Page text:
Exceptional inheritance patterns (was Re: [Python-Dev] Python in
aahz at pythoncraft.com
Thu Aug 5 18:04:33 CEST 2004
On Thu, Aug 05, 2004, Holger Krekel wrote:
> Aahz wrote:
>> On Thu, Aug 05, 2004, Holger Krekel wrote:
>>> Guido van Rossum wrote:
>>>> (It will also break code that creates a class used as an exception
>>>> that doesn't derive from Exception, but those should be shot. :-)
>>> Then i guess that searching down into a recursive structure and just
>>> raising an "i found it" result object up doesn't count as a use case in
>>> your book, right? It can avoid boilerplate code like return-if-not-None
>>> checks and I have used it for e.g. finding patterns in an AST-Tree.
>> In cases where I've done this, I've always inherited from Exception or a
>> subclass. Is there any reason not to?
> Sure, i can probably wrap the result object into some class which
> inherits from Exception. My point is that I like to regard try/except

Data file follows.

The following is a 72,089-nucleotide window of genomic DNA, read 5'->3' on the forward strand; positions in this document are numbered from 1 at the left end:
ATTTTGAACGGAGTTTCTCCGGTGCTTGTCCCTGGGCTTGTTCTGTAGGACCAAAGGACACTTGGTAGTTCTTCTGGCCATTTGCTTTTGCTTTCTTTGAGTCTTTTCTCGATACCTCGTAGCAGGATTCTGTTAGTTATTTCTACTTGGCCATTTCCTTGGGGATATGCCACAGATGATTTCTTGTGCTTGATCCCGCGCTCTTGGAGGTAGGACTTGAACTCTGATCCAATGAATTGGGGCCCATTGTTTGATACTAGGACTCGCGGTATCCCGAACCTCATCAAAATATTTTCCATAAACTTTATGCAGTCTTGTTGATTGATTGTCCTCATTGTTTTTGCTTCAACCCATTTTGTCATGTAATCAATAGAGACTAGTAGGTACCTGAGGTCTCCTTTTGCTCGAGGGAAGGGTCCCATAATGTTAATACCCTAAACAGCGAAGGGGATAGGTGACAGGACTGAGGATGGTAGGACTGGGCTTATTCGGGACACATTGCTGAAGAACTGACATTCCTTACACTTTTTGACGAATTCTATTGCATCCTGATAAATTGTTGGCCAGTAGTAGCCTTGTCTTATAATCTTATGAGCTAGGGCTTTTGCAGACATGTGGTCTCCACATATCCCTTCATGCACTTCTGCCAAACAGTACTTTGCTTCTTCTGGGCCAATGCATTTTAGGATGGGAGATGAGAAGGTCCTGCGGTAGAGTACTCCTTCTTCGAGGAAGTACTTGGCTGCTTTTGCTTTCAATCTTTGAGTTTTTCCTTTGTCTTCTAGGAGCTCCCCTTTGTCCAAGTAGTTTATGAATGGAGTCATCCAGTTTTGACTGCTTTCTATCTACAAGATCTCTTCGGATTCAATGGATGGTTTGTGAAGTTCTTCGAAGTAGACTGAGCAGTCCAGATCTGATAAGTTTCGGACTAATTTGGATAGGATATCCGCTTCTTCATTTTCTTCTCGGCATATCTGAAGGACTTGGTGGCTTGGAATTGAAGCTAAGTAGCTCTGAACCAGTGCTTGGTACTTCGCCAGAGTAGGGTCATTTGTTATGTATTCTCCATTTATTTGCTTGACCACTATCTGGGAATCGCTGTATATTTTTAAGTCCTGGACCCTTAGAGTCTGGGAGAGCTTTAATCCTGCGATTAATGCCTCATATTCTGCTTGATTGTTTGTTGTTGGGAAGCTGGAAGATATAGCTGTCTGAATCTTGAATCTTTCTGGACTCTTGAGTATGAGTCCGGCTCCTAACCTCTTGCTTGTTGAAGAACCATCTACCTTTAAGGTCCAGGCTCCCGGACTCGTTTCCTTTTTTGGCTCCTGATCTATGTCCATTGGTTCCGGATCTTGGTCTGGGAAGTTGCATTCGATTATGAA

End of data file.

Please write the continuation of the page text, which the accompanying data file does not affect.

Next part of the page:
> as a mechanism for "out-of-band" objects. Guidos "should be shot"
> seems to indicate he sees try/except only useful/applicable to
Nope, he meant exactly what he said: an exception that doesn't derive
from Exception. After all, the iterator protocol relies on similar
out-of-band exceptions, and the ``for`` loop has done the same with
IndexError for years.
Further discussion about Pythonic exception handling should probably get
moved to comp.lang.python
Aahz (aahz at pythoncraft.com) <*> http://www.pythoncraft.com/
"To me vi is Zen. To use vi is to practice zen. Every command is a
koan. Profound to the user, unintelligible to the uninitiated. You
discover truth everytime you use it." --reddy at lion.austin.ibm.com
More information about the Python-Dev